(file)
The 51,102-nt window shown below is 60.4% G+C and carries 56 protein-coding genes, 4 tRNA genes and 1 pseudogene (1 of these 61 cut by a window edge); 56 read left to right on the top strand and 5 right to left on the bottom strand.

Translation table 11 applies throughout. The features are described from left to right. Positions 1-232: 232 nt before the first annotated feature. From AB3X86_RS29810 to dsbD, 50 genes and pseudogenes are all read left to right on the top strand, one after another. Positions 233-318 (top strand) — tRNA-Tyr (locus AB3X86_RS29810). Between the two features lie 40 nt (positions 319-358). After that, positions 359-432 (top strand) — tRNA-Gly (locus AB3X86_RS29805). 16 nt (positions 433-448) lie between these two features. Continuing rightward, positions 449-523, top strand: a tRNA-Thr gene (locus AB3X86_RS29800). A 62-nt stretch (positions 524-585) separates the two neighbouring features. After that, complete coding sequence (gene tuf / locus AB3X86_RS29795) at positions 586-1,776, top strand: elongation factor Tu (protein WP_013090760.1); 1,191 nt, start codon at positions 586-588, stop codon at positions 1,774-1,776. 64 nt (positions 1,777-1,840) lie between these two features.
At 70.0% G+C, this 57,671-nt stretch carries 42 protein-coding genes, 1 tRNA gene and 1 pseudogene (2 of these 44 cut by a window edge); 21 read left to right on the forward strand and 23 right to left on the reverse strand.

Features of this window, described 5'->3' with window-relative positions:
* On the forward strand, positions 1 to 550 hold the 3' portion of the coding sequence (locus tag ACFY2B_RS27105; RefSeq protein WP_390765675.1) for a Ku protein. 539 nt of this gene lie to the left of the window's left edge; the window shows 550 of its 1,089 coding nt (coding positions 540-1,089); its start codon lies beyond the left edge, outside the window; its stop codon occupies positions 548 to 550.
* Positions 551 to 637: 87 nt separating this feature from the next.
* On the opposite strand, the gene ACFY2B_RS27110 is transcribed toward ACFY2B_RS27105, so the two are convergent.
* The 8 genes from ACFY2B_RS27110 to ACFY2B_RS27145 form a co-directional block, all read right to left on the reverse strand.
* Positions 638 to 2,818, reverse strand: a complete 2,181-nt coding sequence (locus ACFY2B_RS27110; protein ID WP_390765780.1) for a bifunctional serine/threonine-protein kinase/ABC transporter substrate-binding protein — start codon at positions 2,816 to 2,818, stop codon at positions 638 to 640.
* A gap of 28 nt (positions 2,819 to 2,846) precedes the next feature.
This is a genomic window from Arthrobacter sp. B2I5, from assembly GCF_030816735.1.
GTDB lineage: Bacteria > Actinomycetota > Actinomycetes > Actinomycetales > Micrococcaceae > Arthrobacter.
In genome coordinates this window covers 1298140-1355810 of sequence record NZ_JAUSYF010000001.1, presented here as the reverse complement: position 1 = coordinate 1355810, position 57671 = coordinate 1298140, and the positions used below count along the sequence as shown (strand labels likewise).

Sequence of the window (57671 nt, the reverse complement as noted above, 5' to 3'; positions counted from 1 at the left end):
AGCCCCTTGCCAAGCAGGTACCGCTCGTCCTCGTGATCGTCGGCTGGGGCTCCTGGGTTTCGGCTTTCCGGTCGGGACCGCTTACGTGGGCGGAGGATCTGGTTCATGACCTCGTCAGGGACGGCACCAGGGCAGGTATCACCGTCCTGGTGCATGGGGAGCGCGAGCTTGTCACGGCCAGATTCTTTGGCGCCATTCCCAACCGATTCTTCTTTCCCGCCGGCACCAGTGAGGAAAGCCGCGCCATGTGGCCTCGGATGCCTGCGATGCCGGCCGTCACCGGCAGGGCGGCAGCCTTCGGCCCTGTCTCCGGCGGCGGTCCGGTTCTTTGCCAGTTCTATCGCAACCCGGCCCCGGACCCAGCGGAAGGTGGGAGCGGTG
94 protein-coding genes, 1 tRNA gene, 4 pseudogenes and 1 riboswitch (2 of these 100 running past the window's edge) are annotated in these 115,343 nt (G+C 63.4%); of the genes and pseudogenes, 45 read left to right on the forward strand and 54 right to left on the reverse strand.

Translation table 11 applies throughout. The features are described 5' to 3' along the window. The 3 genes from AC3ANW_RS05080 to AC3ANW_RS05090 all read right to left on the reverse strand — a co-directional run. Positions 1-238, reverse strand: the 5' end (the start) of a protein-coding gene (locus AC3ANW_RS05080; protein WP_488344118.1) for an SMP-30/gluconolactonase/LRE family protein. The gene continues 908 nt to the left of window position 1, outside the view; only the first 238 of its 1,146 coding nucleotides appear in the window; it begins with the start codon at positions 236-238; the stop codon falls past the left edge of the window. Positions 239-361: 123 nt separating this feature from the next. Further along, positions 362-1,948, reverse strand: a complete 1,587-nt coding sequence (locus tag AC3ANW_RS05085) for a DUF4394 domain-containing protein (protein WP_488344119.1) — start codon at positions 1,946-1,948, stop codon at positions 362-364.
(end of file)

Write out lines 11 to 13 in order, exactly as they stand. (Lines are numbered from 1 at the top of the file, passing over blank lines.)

This is a genomic window from Arthrobacter sp. B2I5, from assembly GCF_030816735.1.
GTDB lineage: Bacteria > Actinomycetota > Actinomycetes > Actinomycetales > Micrococcaceae > Arthrobacter.
In genome coordinates this window covers 1298140-1355810 of sequence record NZ_JAUSYF010000001.1, presented here as the reverse complement: position 1 = coordinate 1355810, position 57671 = coordinate 1298140, and the positions used below count along the sequence as shown (strand labels likewise).